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Mathematician says winning at stocks wasn't in equation

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This math professor is no investor, he is an idiot. At best, he is a gambler. Investors buy great stocks at the right prices and they are patient enough to wait for their rewards.

This guy is a risk taking gambler who does not even understand diversification. And, here he is trying to sell his book that teaches the wrong conclusions based on his wrong headed investing techniques. This is a sacrilege in my book.

The math is simple...he just is too stupid to see the math. Let me show the curve to you. Here is the curve for a company that I do not happen to like, but it makes my point to perfection. Let's look at General Motors Corporation.

Now, there is only one thing anyone needs to know about GM. GM is a consumer cyclical stock. So goes the economy, so goes GM. Times are good, GM goes up...times are tough, GM goes down. Look at the graph...think about where we have been with the economy.

Anyone can make money buying and selling GM stock. It is a no-brainer but it takes patience. GM cycles over years...not over days or months. You could buy GM in 1996 at about $30. You could sell in 2001 at $85. Several months ago it was back around $30. I am willing to bet it will top $80 within five years. In other words, an investor can expect to almost triple his or her money in GM in five years by doing nothing but buying and holding the stock. In the meantime, GM pays a fairly nice dividend. I have done this with GM for many years. It is a no brainer and that is why I do not really prefer to invest in GM. I can do much better with other great businesses.

To me, that is what an investor does...the math is clear. What this math professor was doing was not investing. But, writing a book about what he actually did is stupidity. He is about sophomore level in my book...he is no professor when it comes to investing. He isn't real good at math either. That scares me. He is teaching others. People believe what this jerk says...they even pay good money to hear his wise words. Yep, that is very, very scary to me.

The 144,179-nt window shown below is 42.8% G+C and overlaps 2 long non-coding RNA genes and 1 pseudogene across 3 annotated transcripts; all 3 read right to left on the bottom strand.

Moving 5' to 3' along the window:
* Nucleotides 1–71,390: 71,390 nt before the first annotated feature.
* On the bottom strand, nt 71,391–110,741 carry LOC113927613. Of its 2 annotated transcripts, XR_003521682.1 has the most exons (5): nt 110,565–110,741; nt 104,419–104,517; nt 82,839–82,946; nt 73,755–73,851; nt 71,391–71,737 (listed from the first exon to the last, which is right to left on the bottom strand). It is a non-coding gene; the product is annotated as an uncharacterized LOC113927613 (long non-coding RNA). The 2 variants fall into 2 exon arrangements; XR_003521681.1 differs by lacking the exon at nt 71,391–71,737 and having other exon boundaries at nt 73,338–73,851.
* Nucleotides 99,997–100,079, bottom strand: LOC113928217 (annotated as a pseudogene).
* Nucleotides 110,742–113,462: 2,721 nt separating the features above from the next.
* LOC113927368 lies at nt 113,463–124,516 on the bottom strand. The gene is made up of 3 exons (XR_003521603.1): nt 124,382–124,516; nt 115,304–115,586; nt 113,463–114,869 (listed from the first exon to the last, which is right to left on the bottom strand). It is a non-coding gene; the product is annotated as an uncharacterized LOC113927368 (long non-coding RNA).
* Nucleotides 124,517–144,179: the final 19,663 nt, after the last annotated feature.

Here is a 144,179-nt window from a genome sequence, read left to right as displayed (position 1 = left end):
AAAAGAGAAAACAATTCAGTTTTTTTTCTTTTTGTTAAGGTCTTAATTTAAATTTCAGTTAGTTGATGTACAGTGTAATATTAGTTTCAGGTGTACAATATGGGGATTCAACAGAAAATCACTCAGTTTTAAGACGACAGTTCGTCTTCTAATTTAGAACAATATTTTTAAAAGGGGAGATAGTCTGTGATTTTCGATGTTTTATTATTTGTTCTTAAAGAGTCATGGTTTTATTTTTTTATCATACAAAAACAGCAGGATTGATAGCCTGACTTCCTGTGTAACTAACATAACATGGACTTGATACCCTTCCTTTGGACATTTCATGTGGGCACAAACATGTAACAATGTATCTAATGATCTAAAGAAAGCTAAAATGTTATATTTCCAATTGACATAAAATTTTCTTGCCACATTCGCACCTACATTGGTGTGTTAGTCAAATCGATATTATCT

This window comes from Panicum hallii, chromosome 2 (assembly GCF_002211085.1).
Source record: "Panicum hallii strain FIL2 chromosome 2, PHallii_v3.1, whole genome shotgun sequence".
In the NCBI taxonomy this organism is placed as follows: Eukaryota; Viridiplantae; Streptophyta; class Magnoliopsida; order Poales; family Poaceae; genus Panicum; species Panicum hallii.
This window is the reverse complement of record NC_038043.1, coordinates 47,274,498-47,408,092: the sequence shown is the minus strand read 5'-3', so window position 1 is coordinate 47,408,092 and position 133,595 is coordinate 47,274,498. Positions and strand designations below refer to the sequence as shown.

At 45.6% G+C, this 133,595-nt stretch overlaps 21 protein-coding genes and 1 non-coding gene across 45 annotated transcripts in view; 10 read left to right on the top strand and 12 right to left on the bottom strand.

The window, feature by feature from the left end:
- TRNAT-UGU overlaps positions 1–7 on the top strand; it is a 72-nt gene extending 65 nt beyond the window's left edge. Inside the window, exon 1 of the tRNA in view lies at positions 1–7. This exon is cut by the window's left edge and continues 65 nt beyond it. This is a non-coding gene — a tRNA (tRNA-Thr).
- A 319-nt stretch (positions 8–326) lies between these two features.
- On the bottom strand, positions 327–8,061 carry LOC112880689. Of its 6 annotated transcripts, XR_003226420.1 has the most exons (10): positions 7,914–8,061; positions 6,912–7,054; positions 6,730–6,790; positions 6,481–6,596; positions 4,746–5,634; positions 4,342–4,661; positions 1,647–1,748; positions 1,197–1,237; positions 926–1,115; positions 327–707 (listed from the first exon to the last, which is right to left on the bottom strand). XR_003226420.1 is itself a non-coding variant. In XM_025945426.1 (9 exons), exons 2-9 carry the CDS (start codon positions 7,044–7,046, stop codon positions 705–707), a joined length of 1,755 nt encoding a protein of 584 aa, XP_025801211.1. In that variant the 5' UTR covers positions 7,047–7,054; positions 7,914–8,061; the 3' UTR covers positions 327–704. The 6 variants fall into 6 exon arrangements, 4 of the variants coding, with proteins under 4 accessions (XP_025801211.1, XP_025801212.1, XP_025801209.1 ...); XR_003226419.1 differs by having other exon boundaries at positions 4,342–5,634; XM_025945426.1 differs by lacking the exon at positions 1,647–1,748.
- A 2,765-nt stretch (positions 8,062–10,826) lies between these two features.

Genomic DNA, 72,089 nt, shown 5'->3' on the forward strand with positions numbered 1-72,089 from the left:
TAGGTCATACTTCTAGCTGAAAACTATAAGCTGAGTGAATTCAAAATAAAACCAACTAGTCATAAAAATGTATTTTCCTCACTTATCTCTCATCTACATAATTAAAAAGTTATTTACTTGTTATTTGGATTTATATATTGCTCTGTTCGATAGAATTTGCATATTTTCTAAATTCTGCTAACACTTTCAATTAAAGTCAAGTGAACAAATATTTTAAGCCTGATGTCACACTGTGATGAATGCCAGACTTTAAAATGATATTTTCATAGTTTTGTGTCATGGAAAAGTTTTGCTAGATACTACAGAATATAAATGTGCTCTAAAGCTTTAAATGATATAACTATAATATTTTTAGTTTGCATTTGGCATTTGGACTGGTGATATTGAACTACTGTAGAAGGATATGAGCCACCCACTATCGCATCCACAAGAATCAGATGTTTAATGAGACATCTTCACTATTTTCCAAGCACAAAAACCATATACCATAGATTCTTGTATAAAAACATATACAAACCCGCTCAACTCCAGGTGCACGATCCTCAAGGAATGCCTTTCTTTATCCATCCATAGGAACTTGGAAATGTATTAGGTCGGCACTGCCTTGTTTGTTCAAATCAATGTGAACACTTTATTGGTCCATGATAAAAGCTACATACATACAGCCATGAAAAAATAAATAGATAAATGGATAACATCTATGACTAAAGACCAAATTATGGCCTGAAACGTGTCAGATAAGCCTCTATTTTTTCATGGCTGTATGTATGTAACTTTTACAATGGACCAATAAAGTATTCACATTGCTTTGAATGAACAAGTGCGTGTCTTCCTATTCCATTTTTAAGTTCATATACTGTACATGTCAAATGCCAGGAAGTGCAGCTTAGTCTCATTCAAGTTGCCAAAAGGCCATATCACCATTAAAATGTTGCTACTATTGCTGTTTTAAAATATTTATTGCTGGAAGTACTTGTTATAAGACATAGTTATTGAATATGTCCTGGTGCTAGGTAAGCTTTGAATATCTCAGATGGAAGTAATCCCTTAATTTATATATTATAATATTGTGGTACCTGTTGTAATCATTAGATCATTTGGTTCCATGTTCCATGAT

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Here! Here!

Another good post! Couldn't have expressed my opinions of the perfesser any better!

It's one thing to be able to crunch numbers and quite another to understand the implications of the results.

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Investors buy great stocks at the right prices and they are patient enough to wait for their rewards.

Depends on what you call "patient enough".

I know nothing about this "professor", but I'd question him if he advises putting all or most of your eggs in ONE place. I can tell you that my strategies continue to pay off most of the time, be they trades that last for half an hour, a day, a month, or even several years. However, a key is diversification.

Today, for example, I am pleased to see that of some 25 stocks in my portfolio right now, 18 are up (some sizably) over last Friday alone, 2 are unchanged, and only some of the "fliers" are down a bit, for a net that is very nice. I think that's a lot better than some of the so-called "pro's" are doing.

Am I gambling? I don't think so. Most of my buys and holds -- and sells -- are based on considerable research and my own added "gut" feel, after a lot of investing experience.

Patience is in the eye of the beholder, I guess. As long as you make a profit, you were patient enough.

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This caught my eye in your reference:

Investing turns most people daffy to some degree, said Meir Statman, a Santa Clara University finance professor. As a specialist in behavioral finance, he explores the human reaction to risk and reward.

"All people, mathematicians included, make the same dumb mistakes," he said. "We are all alcoholics when it comes to the stock market. The best way to deal with it is not to buy individual stocks."

I would reply that "All people who make sweeping, general statements like his... make ... dumb mistakes."

NOT buy individual stocks? Maybe HE shouldn't, but a lot of people do -- and not all of us are "losers", gamblers or drunks.

The example given, of someone who got all caught up in buys of huge amounts of ONE wild stock -- on margin, yet! -- IS an example of pretty stupid action. Read the letters: D I V E R S I F Y. And, before investing in ANYTHING, be it an individual stock, a mutual fund, or some other "great way to make money", proposed by your banker or anyone else, exercise what we call "your own due diligence". Look carefully at factual information before you leap.

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